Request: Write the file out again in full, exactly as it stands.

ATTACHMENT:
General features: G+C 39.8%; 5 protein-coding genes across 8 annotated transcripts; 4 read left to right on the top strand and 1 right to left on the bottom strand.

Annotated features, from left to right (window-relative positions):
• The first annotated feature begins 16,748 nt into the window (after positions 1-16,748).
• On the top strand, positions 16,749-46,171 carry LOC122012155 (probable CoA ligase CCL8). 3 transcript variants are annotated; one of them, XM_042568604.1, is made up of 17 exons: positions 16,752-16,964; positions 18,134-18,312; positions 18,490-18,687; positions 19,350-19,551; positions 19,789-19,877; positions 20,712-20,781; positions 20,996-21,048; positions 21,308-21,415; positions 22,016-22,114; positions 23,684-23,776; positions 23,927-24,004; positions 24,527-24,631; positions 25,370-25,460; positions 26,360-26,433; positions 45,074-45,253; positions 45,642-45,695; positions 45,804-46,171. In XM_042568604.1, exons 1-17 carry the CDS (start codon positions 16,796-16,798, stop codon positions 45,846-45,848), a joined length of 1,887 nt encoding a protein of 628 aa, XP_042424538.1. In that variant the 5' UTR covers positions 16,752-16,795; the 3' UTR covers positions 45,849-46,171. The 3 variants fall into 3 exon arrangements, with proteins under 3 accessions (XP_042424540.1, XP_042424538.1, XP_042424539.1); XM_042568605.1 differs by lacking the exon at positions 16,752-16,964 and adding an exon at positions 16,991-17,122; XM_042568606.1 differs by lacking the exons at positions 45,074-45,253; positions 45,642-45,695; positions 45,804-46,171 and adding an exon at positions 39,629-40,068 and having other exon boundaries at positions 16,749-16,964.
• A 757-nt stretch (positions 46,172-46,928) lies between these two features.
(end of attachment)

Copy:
General features: G+C 39.8%; 5 protein-coding genes across 8 annotated transcripts; 4 read left to right on the top strand and 1 right to left on the bottom strand.

Annotated features, from left to right (window-relative positions):
• The first annotated feature begins 16,748 nt into the window (after positions 1-16,748).
• On the top strand, positions 16,749-46,171 carry LOC122012155 (probable CoA ligase CCL8). 3 transcript variants are annotated; one of them, XM_042568604.1, is made up of 17 exons: positions 16,752-16,964; positions 18,134-18,312; positions 18,490-18,687; positions 19,350-19,551; positions 19,789-19,877; positions 20,712-20,781; positions 20,996-21,048; positions 21,308-21,415; positions 22,016-22,114; positions 23,684-23,776; positions 23,927-24,004; positions 24,527-24,631; positions 25,370-25,460; positions 26,360-26,433; positions 45,074-45,253; positions 45,642-45,695; positions 45,804-46,171. In XM_042568604.1, exons 1-17 carry the CDS (start codon positions 16,796-16,798, stop codon positions 45,846-45,848), a joined length of 1,887 nt encoding a protein of 628 aa, XP_042424538.1. In that variant the 5' UTR covers positions 16,752-16,795; the 3' UTR covers positions 45,849-46,171. The 3 variants fall into 3 exon arrangements, with proteins under 3 accessions (XP_042424540.1, XP_042424538.1, XP_042424539.1); XM_042568605.1 differs by lacking the exon at positions 16,752-16,964 and adding an exon at positions 16,991-17,122; XM_042568606.1 differs by lacking the exons at positions 45,074-45,253; positions 45,642-45,695; positions 45,804-46,171 and adding an exon at positions 39,629-40,068 and having other exon boundaries at positions 16,749-16,964.
• A 757-nt stretch (positions 46,172-46,928) lies between these two features.